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καταπτόμενος, ‘appealing to’ (cf. viii. 65. 6 ad fin.). Here it might mean ‘laying hold of’, as τοῦδε implies that there was an altar of Ζεὺς ἑρκεῖος at hand, and his altar would naturally stand in the court-yard (Hom. Od. xxii. 334). Ζεὺς ἑρκεῖος is the god of the home and also of the family (Soph. Antig. 487; Farnell, Cults, i. 54). He is akin to, though not the same as, Ζεὺς ἐφέστιος (i. 44. 2).

Demaratus is anxious to get from his mother a denial on oath, hence the ceremony by which he makes her partaker of the sacrifice (σπλάγχνων), and accursed if she forswore herself (Macan; cf. Iwan Muller, v. 3, § 77; Hermann, Gr. Antiq. ii2. 22).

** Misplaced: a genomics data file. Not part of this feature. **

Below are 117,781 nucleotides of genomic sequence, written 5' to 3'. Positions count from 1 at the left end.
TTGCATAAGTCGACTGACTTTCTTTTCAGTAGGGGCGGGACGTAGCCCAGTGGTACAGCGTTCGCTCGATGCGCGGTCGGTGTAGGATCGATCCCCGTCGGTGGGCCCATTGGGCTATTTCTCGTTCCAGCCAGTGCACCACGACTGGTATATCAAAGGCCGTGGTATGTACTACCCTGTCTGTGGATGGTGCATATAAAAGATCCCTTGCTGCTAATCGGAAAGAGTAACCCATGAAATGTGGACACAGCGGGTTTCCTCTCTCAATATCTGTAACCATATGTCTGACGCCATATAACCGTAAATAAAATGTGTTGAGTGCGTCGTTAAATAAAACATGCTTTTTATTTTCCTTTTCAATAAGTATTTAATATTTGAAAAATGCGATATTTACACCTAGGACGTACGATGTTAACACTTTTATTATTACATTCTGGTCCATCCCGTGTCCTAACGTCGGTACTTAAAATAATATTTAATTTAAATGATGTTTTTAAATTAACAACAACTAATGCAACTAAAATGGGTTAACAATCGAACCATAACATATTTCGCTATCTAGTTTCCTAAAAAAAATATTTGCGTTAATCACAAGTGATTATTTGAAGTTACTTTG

ὀνοφορβόν. Malicious rationalism turned the muleteer's god Astrabacus into a muleteer. The views taken of Spartan women are widely divergent (Abbott); Plutarch (Lyc. 15; Mor. 228 B, C) represents adultery as unknown (cf. Isoc. Panath. 259), but Aristotle (Pol. 1269 b 22 f., with Newman) accuses them of every kind of excess.

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  • Commentary references from this page (2):
    • Homer, Odyssey, 22.334
    • Sophocles, Antigone, 487
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